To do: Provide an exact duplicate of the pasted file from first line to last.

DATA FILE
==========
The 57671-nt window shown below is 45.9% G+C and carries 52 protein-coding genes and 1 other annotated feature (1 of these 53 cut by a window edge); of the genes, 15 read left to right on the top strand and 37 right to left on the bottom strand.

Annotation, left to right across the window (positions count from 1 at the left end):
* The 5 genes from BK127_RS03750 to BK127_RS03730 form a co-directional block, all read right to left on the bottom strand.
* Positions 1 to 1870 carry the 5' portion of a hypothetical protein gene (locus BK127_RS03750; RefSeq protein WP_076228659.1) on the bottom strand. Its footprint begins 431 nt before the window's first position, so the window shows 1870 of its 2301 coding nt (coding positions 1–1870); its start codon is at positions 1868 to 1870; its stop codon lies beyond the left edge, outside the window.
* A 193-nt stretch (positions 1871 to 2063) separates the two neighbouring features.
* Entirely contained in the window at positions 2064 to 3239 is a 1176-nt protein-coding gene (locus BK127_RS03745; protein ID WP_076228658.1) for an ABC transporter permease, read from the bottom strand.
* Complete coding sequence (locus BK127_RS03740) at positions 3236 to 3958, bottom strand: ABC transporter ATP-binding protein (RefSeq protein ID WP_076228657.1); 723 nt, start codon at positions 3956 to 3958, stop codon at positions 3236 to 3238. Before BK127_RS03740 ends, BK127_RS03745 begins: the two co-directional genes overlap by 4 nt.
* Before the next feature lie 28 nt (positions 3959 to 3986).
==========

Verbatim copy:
The 57671-nt window shown below is 45.9% G+C and carries 52 protein-coding genes and 1 other annotated feature (1 of these 53 cut by a window edge); of the genes, 15 read left to right on the top strand and 37 right to left on the bottom strand.

Annotation, left to right across the window (positions count from 1 at the left end):
* The 5 genes from BK127_RS03750 to BK127_RS03730 form a co-directional block, all read right to left on the bottom strand.
* Positions 1 to 1870 carry the 5' portion of a hypothetical protein gene (locus BK127_RS03750; RefSeq protein WP_076228659.1) on the bottom strand. Its footprint begins 431 nt before the window's first position, so the window shows 1870 of its 2301 coding nt (coding positions 1–1870); its start codon is at positions 1868 to 1870; its stop codon lies beyond the left edge, outside the window.
* A 193-nt stretch (positions 1871 to 2063) separates the two neighbouring features.
* Entirely contained in the window at positions 2064 to 3239 is a 1176-nt protein-coding gene (locus BK127_RS03745; protein ID WP_076228658.1) for an ABC transporter permease, read from the bottom strand.
* Complete coding sequence (locus BK127_RS03740) at positions 3236 to 3958, bottom strand: ABC transporter ATP-binding protein (RefSeq protein ID WP_076228657.1); 723 nt, start codon at positions 3956 to 3958, stop codon at positions 3236 to 3238. Before BK127_RS03740 ends, BK127_RS03745 begins: the two co-directional genes overlap by 4 nt.
* Before the next feature lie 28 nt (positions 3959 to 3986).